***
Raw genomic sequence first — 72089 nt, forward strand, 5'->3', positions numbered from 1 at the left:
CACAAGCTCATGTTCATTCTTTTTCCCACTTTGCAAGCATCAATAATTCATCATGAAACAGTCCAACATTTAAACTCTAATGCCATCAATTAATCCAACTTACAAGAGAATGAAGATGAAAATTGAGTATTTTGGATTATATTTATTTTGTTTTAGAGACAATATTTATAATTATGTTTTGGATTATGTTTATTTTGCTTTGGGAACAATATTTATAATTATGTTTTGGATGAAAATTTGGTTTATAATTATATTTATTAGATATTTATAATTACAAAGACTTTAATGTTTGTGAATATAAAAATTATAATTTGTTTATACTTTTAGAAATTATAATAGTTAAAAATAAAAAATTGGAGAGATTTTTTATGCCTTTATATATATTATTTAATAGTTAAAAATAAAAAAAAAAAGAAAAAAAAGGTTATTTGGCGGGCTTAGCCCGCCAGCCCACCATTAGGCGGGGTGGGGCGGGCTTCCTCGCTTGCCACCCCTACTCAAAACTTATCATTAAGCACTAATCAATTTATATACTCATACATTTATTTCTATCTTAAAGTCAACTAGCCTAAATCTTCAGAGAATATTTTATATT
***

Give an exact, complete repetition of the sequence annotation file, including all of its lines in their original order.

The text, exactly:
Raw genomic sequence first — 72089 nt, forward strand, 5'->3', positions numbered from 1 at the left:
CACAAGCTCATGTTCATTCTTTTTCCCACTTTGCAAGCATCAATAATTCATCATGAAACAGTCCAACATTTAAACTCTAATGCCATCAATTAATCCAACTTACAAGAGAATGAAGATGAAAATTGAGTATTTTGGATTATATTTATTTTGTTTTAGAGACAATATTTATAATTATGTTTTGGATTATGTTTATTTTGCTTTGGGAACAATATTTATAATTATGTTTTGGATGAAAATTTGGTTTATAATTATATTTATTAGATATTTATAATTACAAAGACTTTAATGTTTGTGAATATAAAAATTATAATTTGTTTATACTTTTAGAAATTATAATAGTTAAAAATAAAAAATTGGAGAGATTTTTTATGCCTTTATATATATTATTTAATAGTTAAAAATAAAAAAAAAAAGAAAAAAAAGGTTATTTGGCGGGCTTAGCCCGCCAGCCCACCATTAGGCGGGGTGGGGCGGGCTTCCTCGCTTGCCACCCCTACTCAAAACTTATCATTAAGCACTAATCAATTTATATACTCATACATTTATTTCTATCTTAAAGTCAACTAGCCTAAATCTTCAGAGAATATTTTATATT